(reposting--I'm still loking for good texts to use)
After reading the post below I conducted some research for the best introductory readers that collect many American "essential texts" of democratic radicalism. The best ones that I found were:
McCarthy, Timothy Patrick and John McMillan, eds. The Radical Reader NY: The New Press, 2003.
It would be great to teach this collection with a contemporary volume that has an international perspective, perhaps something like:
'We Are Everywhere: The irresistable rise of global anticapitalism' edited by Notes from Nowhere and published by Verso
It is described as '... a whirlwind collection of writings, images, and ideas from direct action by people in the frontlines of the global anticapitalist movement' and involved the untold stories of resistance, reclaiming and subversion all in a positive and life-affirming fashion.
Its a huge, inexpensive collection of activist statements/reports from around the world. It covers the years 1994-2002.
an excerpt says:
It's a radical intervention in publishing - a celebration of direct action movements across the planet, unfiltered by the mainstream media, and told through the words and images of the people who were (and still are) there. Framing and connecting their stories are seven essays , written by the editors, which explain some of the defining characteristics of this movement. We've also included how-to boxes on direct action tactics. Running along the bottom of each page is a time-line of actions and victories which spans from 1994 with the Zapatista uprising to the present. Interspersed amongst everything else are gorgeous photographs, which capture the diversity and playfulness of our actions. These elements all add up to a real overview of the movement: where we came from, what we want, who we are, and where we're going. We Are Everywhere is history as it should be told.
The website includes excellent links, essays and references to inspire:
We Are Everywhere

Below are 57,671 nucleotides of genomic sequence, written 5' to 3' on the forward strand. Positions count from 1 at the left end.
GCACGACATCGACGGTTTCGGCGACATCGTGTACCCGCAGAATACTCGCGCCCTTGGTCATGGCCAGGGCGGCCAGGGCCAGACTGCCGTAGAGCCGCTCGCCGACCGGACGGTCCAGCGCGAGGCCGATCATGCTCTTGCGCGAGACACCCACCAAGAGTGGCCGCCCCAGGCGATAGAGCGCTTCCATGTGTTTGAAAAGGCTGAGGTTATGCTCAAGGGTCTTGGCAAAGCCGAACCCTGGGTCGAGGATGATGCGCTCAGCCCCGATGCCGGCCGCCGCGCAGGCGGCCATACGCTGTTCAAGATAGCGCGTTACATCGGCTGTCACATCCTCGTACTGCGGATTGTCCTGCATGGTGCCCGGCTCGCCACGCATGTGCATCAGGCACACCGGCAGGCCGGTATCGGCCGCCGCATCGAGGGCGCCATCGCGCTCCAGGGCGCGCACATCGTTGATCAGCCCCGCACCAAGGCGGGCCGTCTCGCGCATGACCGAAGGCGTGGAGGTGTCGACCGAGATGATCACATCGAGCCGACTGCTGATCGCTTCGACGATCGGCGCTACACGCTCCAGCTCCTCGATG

I would enjoy hearing other ideas/courses/plans...
Houghton-Mifflin has a nice little thumbnail sketch of radicalism
and lets not forget the patron saint of community activism, Saul Alinsky:
Rules for Radicals
The Democratic Promise: Saul Alinsky and His Legacy
The original posting at CULTSTUD-L that sent me on my search:
I have to disagree that the question of what "essential" texts undergraduates should receive is no longer worth asking. As I watch American universities increasingly move toward vocational training--as the liberal arts mission becomes unraveled and students take 70 hour majors in Physical Therapy that give limited options for electives and as requirements for students to take a broad range of courses that expose them to different traditions and ideas get increasingly watered-down--it
bothers me that students leave college without ever having read The Communist Manifesto or Thoreau's Resistance to Civil Government or King's Letter from a Birmingham Jail or the American Declaration of Independence or Darwin or Freud or *anything* that challeges the mindset which they bring with them to college or makes them uncomfortable. In fact, if current world events demonstrate anything, it's that students *need* to be exposed to "revolutionary" texts, texts that challenged and continue to challenge the status quo, texts that make them uncomforable, that ask them to reassess their beliefs. College in my opinion should be a glorious time during which students have the wonderful opportunity to read as much and as widely as possible--and to encounter startling ideas, different ideas, ideas that force them to think.
I do think there are texts that have changed the world (for better and for worse). I do believe that there are thinkers that have opened up new directions for exploration (what Foucault refers to as "founders of discursivity" in "Nietzsche, Genealogy, History"). I'm playing with the idea of a course that would emphasize such world-changing texts and my initial posting was to solicit suggestions as to what texts list members would include in such a course.
I agree that, ideally, any text can stimulate critical thinking. But I do believe that there are texts that are crucial for understanding the development of Western culture and that open up avenues of exploration and "lines of flight" in stunning ways.